Thursday, July 4, 2013
Review: The Crimson Crown by Cinda Williams Chima
(Book Four in the Seven Realms Series)
by Cinda Williams Chima
Published October 2012 by Hyperion Book CH
Rating: 5 out of 5
Summary from Goodreads: A thousand years ago, two young lovers were betrayed-Alger Waterlow to his death, and Hanalea, Queen of the Fells, to a life without love.
Now, once again, the Queendom of the Fells seems likely to shatter apart. For young queen Raisa ana'Marianna, maintaining peace even within her own castle walls is nearly impossible; tension between wizards and Clan has reached a fevered pitch. With surrounding kingdoms seeking to prey on the Fells' inner turmoil, Raisa's best hope is to unite her people against a common enemy. But that enemy might be the person with whom she's falling in love.
Through a complicated web of lies and unholy alliances, former streetlord Han Alister has become a member of the Wizard Council of the Fells. Navigating the cut-throat world of blue blood politics has never been more dangerous, and Han seems to inspire hostility among Clan and wizards alike. His only ally is the queen, and despite the perils involved, Han finds it impossible to ignore his feelings for Raisa. Before long, Han finds himself in possession of a secret believed to be lost to history, a discovery powerful enough to unite the people of the Fells. But will the secret die with him before he can use it?
A simple, devastating truth concealed by a thousand-year-old lie at last comes to light in this stunning conclusion to the Seven Realms series.
I've been with the Seven Realms Series since the publication of The Demon King in 2009. I don't think I realized what I was getting myself into. Following the journey of Raisa and Han through four quite long novels led to me being so invested in their ending that I read all six hundred pages of The Crimson Crown in one day. One. Day. I had the worst book hangover ever after that.
The Crimson Crown is the best book of the quartet. In theory, the readers of the quartet have reached a point where we understand the way the world of the Seven Realms works. So Chima can take a break from world building, right? Oh so wrong. Instead of relying on our previous knowledge, Chima continues to educate us about her world until the very end, adding layers upon layers to the Seven Realms until I felt as though I could pass a history test on a fictional world. The beauty of this is that these parts aren't boring at all, and I had a level of interest that surprised me.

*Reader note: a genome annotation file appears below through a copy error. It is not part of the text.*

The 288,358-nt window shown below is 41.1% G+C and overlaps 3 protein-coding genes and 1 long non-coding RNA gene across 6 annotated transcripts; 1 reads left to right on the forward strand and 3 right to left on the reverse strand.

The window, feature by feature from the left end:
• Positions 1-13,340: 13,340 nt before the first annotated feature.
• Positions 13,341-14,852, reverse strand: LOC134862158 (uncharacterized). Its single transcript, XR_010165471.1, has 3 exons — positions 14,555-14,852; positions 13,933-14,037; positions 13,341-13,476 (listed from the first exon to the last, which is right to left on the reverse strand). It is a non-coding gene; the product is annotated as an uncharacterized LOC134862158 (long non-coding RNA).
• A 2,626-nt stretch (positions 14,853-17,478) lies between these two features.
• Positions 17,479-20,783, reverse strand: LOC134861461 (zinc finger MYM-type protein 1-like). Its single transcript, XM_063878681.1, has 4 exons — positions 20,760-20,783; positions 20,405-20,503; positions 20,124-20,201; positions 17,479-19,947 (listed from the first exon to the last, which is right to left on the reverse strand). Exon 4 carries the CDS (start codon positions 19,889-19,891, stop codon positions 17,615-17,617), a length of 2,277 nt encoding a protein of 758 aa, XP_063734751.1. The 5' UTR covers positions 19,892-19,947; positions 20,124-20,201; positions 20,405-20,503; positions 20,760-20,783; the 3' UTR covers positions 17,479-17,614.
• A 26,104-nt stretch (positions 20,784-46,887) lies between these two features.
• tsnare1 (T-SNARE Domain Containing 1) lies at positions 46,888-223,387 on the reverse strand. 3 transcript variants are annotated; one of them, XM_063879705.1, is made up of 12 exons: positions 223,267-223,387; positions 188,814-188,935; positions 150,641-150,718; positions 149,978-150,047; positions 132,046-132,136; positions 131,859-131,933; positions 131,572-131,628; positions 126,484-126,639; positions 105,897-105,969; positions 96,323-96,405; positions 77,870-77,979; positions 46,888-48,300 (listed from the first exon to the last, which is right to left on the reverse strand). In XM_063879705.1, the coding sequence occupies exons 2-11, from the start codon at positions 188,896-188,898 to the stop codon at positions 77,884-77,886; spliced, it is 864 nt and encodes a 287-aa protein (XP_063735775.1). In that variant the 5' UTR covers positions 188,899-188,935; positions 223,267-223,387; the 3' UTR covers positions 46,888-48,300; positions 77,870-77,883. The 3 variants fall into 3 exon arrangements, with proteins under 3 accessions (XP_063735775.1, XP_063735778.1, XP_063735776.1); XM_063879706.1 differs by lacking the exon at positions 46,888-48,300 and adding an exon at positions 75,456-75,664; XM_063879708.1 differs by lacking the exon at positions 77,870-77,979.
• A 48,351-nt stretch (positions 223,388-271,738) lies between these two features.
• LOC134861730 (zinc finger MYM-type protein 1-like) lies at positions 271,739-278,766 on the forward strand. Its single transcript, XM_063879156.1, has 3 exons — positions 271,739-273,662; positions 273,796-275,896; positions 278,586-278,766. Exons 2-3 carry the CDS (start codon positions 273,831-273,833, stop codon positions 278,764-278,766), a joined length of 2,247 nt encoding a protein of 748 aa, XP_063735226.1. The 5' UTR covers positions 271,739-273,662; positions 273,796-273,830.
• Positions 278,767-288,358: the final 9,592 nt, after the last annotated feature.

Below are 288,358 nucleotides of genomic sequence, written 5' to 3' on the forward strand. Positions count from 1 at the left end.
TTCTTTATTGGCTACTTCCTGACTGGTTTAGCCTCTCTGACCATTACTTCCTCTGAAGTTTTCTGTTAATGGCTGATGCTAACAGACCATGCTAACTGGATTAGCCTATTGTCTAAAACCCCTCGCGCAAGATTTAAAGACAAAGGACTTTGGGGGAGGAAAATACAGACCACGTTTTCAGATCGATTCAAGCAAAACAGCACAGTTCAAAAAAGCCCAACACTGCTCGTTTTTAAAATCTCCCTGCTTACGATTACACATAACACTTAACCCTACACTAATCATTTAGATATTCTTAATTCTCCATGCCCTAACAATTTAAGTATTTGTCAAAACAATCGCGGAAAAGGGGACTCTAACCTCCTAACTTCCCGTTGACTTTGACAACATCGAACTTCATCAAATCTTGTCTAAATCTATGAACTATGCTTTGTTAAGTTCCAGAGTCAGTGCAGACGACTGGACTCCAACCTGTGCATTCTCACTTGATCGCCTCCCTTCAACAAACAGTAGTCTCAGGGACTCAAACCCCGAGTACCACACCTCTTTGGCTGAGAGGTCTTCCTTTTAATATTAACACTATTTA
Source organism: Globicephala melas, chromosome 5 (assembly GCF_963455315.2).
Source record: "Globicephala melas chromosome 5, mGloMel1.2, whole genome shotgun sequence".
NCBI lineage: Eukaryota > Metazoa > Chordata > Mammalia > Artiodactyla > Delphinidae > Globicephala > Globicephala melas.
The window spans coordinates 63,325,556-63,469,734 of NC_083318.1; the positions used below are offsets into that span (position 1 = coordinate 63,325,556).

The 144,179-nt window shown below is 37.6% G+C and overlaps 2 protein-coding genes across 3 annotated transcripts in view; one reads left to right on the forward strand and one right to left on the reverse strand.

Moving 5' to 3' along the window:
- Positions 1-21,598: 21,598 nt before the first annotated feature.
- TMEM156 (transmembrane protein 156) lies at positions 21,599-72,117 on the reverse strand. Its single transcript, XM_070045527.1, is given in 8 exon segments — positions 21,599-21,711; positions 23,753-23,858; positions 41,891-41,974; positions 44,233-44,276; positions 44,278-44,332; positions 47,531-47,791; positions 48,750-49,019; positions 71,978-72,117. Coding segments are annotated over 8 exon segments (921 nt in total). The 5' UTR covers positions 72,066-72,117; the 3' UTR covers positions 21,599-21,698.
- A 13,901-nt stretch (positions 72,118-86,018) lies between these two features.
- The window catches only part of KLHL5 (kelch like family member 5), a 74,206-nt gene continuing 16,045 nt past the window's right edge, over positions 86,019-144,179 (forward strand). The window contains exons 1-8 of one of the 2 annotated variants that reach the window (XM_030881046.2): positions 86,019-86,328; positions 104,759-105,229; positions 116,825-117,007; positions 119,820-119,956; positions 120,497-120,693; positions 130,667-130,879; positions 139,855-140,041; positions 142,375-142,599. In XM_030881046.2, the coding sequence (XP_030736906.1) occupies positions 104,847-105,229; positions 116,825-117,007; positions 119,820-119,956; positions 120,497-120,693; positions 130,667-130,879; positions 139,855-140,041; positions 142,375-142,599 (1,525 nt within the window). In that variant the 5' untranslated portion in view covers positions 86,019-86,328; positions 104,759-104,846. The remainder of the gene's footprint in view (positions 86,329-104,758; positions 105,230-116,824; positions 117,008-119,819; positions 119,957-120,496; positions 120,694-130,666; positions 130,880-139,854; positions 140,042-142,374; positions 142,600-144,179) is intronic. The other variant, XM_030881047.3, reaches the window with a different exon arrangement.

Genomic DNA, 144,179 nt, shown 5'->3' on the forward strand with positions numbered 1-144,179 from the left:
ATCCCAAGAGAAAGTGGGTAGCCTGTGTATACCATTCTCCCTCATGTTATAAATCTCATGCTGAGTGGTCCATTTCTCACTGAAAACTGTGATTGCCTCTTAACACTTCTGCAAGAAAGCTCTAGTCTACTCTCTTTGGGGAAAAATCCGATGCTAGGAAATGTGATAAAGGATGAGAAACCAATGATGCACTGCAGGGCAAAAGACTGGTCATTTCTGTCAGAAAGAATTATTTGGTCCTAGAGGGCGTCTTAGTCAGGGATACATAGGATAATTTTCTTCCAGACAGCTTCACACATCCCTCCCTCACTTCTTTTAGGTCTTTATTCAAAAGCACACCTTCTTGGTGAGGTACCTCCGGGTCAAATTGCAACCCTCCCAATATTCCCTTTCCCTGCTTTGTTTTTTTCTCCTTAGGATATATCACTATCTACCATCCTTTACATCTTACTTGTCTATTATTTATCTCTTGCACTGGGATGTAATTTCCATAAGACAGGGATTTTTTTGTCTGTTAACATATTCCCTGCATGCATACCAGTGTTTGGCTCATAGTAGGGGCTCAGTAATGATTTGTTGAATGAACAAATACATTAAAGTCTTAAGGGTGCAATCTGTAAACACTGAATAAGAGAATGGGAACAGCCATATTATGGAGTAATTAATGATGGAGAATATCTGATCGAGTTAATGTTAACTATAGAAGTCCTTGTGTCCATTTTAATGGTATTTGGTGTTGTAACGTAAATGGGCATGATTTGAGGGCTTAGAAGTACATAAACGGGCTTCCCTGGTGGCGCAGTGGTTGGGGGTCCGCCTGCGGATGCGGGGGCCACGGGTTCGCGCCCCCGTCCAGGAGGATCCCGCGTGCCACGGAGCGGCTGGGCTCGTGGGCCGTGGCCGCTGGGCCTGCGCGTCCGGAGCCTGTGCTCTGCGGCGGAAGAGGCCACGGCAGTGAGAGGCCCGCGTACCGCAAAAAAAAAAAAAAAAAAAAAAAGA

I read book three in the quartet, The Gray Wolf Throne, a year and a half ago. I was a little shaky on the details of the previous book going into The Crimson Crown. Despite the complexities of the previous novels, it only took me about fifty pages to become fully invested in Han and Raisa again. Chima doesn't do a recap, but she does drop little hints along the way about things the reader may have forgotten from the other novels. I loved being able to re-immerse myself in the world of the Seven Realms without any difficulty.
So much happens in The Crimson Crown: revelations, loss, love, danger, backstabbing, intrigue. You name it, it's probably in here somewhere. I read it all in one day because I had to know what would happen. The narrative is third person, though it switches between multiple points of view, in no set pattern. This definitely keeps things very interesting, because the reader knows more than any single narrator and wants to see how it all plays out. Or, in my case, wants to yell at the characters and tell them what the other characters are up to.
I am deeply satisfied with The Crimson Crown as the ending of the Seven Realms Series. The character development, world building, and loaded plot (loaded in a good way-like a baked potato!) kept me glued to the book. When I finished, I felt like my emotions were far too big for my body. That's the best way to end a series, in my opinion.